We have become politically motivated to care for immigrants in recent months, as we should, but we mistreat those who sit right next to us in the pew or who share our offices at work!
Jesus tells Israelite listeners the story of an Israelite man who was robbed as he traveled from Jerusalem to Jericho. A priest passed by and walked on the opposite side of the road to avoid helping. Then, a Levite, a religious leader from the priestly tribe of Levi, passed him. Only a Samaritan, a man who was from a different culture and faith background, cared for the man.
Many commentaries have explained that the priest and the Levite probably did not interact with the victim because of concerns about ritual purity, but does that not cause us to consider our priorities? We cannot prioritize legalism over mercy and love. Here was Jesus, the Lamb of God who takes away the sins of the world, essentially urging His listeners to ritually defile themselves because mercy is at the heart of the Gospel.
The Missing Link
What the world needs from the church is for us to be the church. The time is now for us to commit ourselves to following Jesus Christ in our actions. It was the way the early Church first began to thrive.
As J. Ellsworth Kalas puts it in his book The Story Continues: The Acts of the Apostles for Today, “The Christian church was born in a time and culture when the marketplace of beliefs was crowded to its borders. Religion was everywhere … This meant that it was easy to talk religion, but also that it was difficult for the decision to get serious. No wonder, then, that the followers of Christ were known as ‘people of the Way.’”
The earliest Christians stood out, and they increased in number because they lived their Christianity; for them, it was not simply an interesting intellectual idea. They attracted converts because of their countercultural way of viewing religion as more than a list of philosophies.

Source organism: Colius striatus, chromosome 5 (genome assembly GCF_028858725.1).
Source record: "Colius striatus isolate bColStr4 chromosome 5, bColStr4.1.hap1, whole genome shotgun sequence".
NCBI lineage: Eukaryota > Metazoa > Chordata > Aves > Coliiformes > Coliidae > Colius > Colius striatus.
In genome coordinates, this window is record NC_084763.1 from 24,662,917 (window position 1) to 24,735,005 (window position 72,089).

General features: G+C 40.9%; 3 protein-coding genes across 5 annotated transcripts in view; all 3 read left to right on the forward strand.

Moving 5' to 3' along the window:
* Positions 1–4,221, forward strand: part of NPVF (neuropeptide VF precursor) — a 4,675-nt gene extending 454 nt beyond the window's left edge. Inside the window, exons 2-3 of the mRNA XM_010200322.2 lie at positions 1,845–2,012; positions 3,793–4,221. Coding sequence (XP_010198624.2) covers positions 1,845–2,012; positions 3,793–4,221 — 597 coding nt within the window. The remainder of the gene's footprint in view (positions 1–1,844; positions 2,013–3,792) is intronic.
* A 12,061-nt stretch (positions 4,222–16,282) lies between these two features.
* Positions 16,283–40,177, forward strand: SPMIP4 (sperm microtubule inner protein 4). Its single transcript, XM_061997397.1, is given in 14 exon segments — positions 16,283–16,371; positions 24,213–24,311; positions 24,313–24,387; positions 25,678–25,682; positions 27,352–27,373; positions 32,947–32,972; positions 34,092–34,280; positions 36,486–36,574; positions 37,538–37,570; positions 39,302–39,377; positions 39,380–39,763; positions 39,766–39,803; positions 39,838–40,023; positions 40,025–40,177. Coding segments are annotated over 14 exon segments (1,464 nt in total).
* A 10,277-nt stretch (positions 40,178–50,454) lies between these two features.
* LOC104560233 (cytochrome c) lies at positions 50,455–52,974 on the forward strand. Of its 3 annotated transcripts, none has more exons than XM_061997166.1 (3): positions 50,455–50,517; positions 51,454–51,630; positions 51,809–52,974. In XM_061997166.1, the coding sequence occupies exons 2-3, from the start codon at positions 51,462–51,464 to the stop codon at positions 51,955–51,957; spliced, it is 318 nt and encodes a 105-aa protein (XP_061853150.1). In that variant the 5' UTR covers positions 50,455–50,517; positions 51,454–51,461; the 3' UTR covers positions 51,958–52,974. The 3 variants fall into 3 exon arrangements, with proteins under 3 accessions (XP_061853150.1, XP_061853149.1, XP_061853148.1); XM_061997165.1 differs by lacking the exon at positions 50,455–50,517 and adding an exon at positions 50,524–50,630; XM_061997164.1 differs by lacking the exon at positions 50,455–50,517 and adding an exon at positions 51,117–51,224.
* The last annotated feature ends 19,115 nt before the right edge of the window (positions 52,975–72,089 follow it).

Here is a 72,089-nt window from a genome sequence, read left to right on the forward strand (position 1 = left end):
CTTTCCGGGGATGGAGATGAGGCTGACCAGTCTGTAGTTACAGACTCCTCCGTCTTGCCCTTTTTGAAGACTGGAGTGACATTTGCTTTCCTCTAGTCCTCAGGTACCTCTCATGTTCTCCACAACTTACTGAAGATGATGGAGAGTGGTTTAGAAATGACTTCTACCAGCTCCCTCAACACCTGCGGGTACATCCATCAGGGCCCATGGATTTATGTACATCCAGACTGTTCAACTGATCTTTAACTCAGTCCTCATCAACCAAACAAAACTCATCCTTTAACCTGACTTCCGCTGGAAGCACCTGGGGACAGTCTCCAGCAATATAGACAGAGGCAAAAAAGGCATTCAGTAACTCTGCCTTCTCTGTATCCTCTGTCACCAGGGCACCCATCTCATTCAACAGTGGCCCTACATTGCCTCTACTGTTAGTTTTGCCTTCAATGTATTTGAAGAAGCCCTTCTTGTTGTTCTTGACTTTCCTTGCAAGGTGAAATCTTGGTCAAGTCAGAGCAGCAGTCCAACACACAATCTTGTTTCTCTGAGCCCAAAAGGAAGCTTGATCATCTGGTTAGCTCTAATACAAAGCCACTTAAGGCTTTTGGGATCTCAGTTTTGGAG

Rev. Dr. Martin Luther King Jr. provided a practical understanding of this concept in his sermon “A Knock at Midnight,” which appears in his 1963 book of sermons called Strength to Love. King preached, “The church must be reminded that it is not the master or the servant of the state, but rather the conscience of the state … if the church will free itself from the shackles of a deadening status quo, and, recovering its great historic mission, will speak and act fearlessly and insistently in terms of justice and peace, it will enkindle the imagination of mankind and fire the souls of men, imbuing them with a glowing and ardent love for truth, justice, and peace.”
In other words, from the Scripture we read, to the prayers we pray, to the songs we sing, our worship is real and lived and must transform us from the inside out. The church is not a place to go; the church is a thing to do. We call the physical buildings in which we worship churches, but the church is the body of Christ, at work in the world.
So, what does living our faith teach us about hospitality?
A Place Where Ministry Happens